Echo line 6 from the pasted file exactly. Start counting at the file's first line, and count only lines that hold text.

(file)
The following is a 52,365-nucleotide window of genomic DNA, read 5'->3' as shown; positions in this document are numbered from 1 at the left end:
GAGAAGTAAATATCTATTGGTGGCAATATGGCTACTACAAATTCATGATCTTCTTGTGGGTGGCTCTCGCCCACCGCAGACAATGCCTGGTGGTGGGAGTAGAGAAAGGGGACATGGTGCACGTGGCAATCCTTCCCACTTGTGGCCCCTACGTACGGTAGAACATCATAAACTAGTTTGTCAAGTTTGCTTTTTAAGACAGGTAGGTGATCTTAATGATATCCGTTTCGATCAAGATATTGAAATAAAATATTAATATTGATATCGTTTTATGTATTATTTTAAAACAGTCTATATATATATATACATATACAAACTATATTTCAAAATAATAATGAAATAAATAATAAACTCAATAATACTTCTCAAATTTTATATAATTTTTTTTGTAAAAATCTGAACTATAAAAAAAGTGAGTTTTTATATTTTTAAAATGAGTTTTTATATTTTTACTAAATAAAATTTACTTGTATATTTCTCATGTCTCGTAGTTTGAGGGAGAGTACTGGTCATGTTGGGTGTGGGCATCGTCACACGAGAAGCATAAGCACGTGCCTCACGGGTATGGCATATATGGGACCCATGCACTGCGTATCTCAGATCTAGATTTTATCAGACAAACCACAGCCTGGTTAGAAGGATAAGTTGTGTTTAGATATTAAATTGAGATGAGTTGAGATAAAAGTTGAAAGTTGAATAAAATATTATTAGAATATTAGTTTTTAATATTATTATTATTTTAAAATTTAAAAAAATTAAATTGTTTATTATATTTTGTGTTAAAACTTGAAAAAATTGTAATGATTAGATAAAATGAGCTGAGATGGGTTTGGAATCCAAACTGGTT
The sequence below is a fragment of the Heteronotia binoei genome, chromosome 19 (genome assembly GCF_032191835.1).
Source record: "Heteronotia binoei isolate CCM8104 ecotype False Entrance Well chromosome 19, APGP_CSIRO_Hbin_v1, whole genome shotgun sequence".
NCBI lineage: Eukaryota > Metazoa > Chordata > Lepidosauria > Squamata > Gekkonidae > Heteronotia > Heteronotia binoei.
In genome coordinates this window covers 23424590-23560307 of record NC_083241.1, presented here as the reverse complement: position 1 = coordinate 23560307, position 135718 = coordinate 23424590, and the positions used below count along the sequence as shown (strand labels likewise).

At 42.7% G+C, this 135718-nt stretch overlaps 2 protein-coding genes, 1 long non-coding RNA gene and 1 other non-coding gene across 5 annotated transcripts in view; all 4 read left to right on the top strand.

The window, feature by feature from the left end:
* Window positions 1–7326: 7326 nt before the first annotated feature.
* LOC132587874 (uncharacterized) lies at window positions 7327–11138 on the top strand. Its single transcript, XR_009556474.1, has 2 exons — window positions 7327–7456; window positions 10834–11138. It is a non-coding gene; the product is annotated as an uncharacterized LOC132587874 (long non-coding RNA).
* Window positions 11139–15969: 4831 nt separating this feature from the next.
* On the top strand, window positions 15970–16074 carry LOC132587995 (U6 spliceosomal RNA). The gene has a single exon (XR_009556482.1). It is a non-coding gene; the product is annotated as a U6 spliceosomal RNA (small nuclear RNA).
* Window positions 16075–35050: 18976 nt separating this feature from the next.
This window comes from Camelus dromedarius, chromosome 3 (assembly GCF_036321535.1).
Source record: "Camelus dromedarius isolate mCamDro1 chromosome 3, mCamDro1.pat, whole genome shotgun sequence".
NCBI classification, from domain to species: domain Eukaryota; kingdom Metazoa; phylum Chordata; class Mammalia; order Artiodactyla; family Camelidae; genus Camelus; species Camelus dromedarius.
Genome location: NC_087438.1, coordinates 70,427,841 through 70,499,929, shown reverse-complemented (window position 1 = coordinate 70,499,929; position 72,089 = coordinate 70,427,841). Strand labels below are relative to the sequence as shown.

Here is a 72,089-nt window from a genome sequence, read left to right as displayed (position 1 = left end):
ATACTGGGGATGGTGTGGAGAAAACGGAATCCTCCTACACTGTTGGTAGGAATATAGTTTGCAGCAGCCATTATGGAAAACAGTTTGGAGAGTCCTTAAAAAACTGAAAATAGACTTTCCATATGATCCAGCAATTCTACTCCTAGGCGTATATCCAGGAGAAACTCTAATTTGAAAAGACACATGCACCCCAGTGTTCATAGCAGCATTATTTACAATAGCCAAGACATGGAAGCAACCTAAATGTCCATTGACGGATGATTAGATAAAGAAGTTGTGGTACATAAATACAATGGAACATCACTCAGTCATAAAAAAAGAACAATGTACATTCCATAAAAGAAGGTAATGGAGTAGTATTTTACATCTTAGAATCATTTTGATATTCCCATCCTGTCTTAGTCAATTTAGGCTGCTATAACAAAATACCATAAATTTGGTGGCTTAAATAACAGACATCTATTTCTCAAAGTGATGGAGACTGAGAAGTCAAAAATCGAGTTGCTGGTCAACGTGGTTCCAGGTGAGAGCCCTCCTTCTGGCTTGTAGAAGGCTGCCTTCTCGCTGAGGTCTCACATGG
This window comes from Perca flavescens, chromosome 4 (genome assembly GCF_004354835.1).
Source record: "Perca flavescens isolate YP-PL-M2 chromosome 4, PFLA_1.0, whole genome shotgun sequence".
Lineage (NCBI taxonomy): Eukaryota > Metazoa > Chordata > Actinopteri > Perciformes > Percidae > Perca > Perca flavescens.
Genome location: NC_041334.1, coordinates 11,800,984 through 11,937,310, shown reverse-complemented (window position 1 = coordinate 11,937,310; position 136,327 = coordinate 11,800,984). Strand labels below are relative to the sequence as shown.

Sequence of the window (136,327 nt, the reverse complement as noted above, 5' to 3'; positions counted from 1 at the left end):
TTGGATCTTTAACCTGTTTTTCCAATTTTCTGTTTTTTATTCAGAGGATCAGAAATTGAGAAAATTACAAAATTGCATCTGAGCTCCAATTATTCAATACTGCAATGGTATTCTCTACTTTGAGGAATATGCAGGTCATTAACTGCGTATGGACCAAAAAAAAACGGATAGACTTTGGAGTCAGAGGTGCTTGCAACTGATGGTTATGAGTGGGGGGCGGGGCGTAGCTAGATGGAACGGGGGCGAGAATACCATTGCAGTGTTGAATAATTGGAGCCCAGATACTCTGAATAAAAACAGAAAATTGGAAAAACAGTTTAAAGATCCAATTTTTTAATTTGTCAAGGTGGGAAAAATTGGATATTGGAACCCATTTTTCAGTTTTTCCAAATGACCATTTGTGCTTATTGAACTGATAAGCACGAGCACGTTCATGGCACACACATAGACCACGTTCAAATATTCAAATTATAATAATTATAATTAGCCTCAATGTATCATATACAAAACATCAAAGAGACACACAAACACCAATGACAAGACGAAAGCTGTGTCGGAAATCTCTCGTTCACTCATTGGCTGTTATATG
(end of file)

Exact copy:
In genome coordinates this window covers 23424590-23560307 of record NC_083241.1, presented here as the reverse complement: position 1 = coordinate 23560307, position 135718 = coordinate 23424590, and the positions used below count along the sequence as shown (strand labels likewise).